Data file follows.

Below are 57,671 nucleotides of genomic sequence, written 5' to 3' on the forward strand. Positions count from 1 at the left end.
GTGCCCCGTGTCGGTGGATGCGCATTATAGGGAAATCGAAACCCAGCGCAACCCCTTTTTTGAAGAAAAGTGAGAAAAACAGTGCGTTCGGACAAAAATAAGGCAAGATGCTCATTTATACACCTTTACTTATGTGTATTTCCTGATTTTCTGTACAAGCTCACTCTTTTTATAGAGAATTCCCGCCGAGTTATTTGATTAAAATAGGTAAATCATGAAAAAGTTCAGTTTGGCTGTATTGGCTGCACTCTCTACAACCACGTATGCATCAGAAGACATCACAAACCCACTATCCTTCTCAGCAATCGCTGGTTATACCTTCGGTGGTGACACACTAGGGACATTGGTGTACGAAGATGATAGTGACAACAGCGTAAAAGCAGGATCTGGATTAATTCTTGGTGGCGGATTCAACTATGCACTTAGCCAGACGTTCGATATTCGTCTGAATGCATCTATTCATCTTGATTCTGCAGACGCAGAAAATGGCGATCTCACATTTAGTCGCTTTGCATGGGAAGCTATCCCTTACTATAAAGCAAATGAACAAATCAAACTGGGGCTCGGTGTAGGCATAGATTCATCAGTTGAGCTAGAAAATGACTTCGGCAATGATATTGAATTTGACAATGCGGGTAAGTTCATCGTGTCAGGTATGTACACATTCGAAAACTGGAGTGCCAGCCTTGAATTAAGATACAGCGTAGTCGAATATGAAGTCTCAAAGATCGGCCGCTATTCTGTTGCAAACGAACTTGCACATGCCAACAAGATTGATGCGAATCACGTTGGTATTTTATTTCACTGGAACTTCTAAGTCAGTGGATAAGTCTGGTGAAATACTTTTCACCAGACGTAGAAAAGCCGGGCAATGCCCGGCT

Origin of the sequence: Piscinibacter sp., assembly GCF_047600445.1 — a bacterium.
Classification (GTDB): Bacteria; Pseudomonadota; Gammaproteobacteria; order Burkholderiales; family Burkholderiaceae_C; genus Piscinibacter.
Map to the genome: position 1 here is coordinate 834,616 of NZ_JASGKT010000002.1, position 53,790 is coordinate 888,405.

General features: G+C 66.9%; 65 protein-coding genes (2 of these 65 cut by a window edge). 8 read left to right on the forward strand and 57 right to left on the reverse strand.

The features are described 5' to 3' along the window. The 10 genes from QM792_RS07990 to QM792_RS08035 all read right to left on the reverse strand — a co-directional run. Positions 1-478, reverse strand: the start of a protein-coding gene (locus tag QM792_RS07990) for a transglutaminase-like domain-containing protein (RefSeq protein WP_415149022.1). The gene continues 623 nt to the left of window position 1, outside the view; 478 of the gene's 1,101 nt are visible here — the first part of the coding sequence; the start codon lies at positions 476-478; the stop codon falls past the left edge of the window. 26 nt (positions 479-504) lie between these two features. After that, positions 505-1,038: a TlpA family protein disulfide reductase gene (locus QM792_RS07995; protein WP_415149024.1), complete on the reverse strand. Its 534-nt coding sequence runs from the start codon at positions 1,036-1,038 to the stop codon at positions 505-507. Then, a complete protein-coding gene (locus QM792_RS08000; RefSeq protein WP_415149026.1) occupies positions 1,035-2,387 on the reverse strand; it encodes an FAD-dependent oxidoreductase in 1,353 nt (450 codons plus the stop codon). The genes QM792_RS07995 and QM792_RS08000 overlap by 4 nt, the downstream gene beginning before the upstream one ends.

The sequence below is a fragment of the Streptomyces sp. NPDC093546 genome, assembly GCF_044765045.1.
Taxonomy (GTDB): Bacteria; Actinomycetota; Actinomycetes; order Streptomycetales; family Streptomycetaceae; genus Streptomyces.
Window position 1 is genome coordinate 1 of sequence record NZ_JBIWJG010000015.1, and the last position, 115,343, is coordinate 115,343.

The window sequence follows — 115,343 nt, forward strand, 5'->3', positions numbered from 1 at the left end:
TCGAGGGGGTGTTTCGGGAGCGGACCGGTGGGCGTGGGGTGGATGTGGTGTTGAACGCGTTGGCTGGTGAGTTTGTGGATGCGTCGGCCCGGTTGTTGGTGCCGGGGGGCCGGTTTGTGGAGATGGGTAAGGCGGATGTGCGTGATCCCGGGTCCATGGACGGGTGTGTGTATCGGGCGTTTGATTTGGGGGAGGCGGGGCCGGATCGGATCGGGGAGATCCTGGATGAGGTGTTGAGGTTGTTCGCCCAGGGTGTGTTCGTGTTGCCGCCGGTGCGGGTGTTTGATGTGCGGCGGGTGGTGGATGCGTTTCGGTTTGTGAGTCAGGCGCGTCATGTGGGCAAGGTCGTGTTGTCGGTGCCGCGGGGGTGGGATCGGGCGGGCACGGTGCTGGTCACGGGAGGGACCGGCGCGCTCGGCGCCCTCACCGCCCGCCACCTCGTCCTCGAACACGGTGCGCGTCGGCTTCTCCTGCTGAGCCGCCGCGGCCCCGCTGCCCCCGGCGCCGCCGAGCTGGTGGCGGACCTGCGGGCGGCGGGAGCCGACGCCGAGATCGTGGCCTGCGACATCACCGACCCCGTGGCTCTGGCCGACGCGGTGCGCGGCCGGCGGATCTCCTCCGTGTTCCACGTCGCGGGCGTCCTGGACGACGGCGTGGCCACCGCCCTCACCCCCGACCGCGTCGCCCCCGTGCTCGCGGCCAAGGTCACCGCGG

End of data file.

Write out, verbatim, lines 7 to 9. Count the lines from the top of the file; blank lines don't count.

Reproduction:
The features are described 5' to 3' along the window. The 10 genes from QM792_RS07990 to QM792_RS08035 all read right to left on the reverse strand — a co-directional run. Positions 1-478, reverse strand: the start of a protein-coding gene (locus tag QM792_RS07990) for a transglutaminase-like domain-containing protein (RefSeq protein WP_415149022.1). The gene continues 623 nt to the left of window position 1, outside the view; 478 of the gene's 1,101 nt are visible here — the first part of the coding sequence; the start codon lies at positions 476-478; the stop codon falls past the left edge of the window. 26 nt (positions 479-504) lie between these two features. After that, positions 505-1,038: a TlpA family protein disulfide reductase gene (locus QM792_RS07995; protein WP_415149024.1), complete on the reverse strand. Its 534-nt coding sequence runs from the start codon at positions 1,036-1,038 to the stop codon at positions 505-507. Then, a complete protein-coding gene (locus QM792_RS08000; RefSeq protein WP_415149026.1) occupies positions 1,035-2,387 on the reverse strand; it encodes an FAD-dependent oxidoreductase in 1,353 nt (450 codons plus the stop codon). The genes QM792_RS07995 and QM792_RS08000 overlap by 4 nt, the downstream gene beginning before the upstream one ends.

The sequence below is a fragment of the Streptomyces sp. NPDC093546 genome, assembly GCF_044765045.1.
Taxonomy (GTDB): Bacteria; Actinomycetota; Actinomycetes; order Streptomycetales; family Streptomycetaceae; genus Streptomyces.